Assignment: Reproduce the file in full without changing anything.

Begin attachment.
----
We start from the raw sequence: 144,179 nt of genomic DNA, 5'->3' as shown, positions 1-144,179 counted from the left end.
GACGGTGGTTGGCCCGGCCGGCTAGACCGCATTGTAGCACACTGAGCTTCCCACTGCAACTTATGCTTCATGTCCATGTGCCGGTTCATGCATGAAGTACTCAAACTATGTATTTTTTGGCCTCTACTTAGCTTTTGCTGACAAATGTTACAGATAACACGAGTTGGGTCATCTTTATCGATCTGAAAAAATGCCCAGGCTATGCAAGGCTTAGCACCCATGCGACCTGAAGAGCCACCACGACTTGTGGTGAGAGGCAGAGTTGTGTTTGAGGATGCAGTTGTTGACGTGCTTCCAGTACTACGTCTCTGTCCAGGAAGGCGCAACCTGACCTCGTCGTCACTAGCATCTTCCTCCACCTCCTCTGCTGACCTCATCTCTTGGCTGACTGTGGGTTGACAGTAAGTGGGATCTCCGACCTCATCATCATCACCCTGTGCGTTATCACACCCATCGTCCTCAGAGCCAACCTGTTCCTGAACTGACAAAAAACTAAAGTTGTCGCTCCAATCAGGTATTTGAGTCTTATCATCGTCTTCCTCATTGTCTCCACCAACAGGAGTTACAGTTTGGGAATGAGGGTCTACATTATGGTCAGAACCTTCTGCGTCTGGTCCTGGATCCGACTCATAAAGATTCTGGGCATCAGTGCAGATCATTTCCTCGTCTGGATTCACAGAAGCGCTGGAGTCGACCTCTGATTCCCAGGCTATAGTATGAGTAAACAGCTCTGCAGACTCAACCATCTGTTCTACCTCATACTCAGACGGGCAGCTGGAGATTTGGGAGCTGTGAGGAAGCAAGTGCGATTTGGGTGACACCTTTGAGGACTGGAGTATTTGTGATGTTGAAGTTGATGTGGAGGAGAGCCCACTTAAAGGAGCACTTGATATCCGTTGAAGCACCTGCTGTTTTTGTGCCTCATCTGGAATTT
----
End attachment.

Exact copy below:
We start from the raw sequence: 144,179 nt of genomic DNA, 5'->3' as shown, positions 1-144,179 counted from the left end.
GACGGTGGTTGGCCCGGCCGGCTAGACCGCATTGTAGCACACTGAGCTTCCCACTGCAACTTATGCTTCATGTCCATGTGCCGGTTCATGCATGAAGTACTCAAACTATGTATTTTTTGGCCTCTACTTAGCTTTTGCTGACAAATGTTACAGATAACACGAGTTGGGTCATCTTTATCGATCTGAAAAAATGCCCAGGCTATGCAAGGCTTAGCACCCATGCGACCTGAAGAGCCACCACGACTTGTGGTGAGAGGCAGAGTTGTGTTTGAGGATGCAGTTGTTGACGTGCTTCCAGTACTACGTCTCTGTCCAGGAAGGCGCAACCTGACCTCGTCGTCACTAGCATCTTCCTCCACCTCCTCTGCTGACCTCATCTCTTGGCTGACTGTGGGTTGACAGTAAGTGGGATCTCCGACCTCATCATCATCACCCTGTGCGTTATCACACCCATCGTCCTCAGAGCCAACCTGTTCCTGAACTGACAAAAAACTAAAGTTGTCGCTCCAATCAGGTATTTGAGTCTTATCATCGTCTTCCTCATTGTCTCCACCAACAGGAGTTACAGTTTGGGAATGAGGGTCTACATTATGGTCAGAACCTTCTGCGTCTGGTCCTGGATCCGACTCATAAAGATTCTGGGCATCAGTGCAGATCATTTCCTCGTCTGGATTCACAGAAGCGCTGGAGTCGACCTCTGATTCCCAGGCTATAGTATGAGTAAACAGCTCTGCAGACTCAACCATCTGTTCTACCTCATACTCAGACGGGCAGCTGGAGATTTGGGAGCTGTGAGGAAGCAAGTGCGATTTGGGTGACACCTTTGAGGACTGGAGTATTTGTGATGTTGAAGTTGATGTGGAGGAGAGCCCACTTAAAGGAGCACTTGATATCCGTTGAAGCACCTGCTGTTTTTGTGCCTCATCTGGAATTT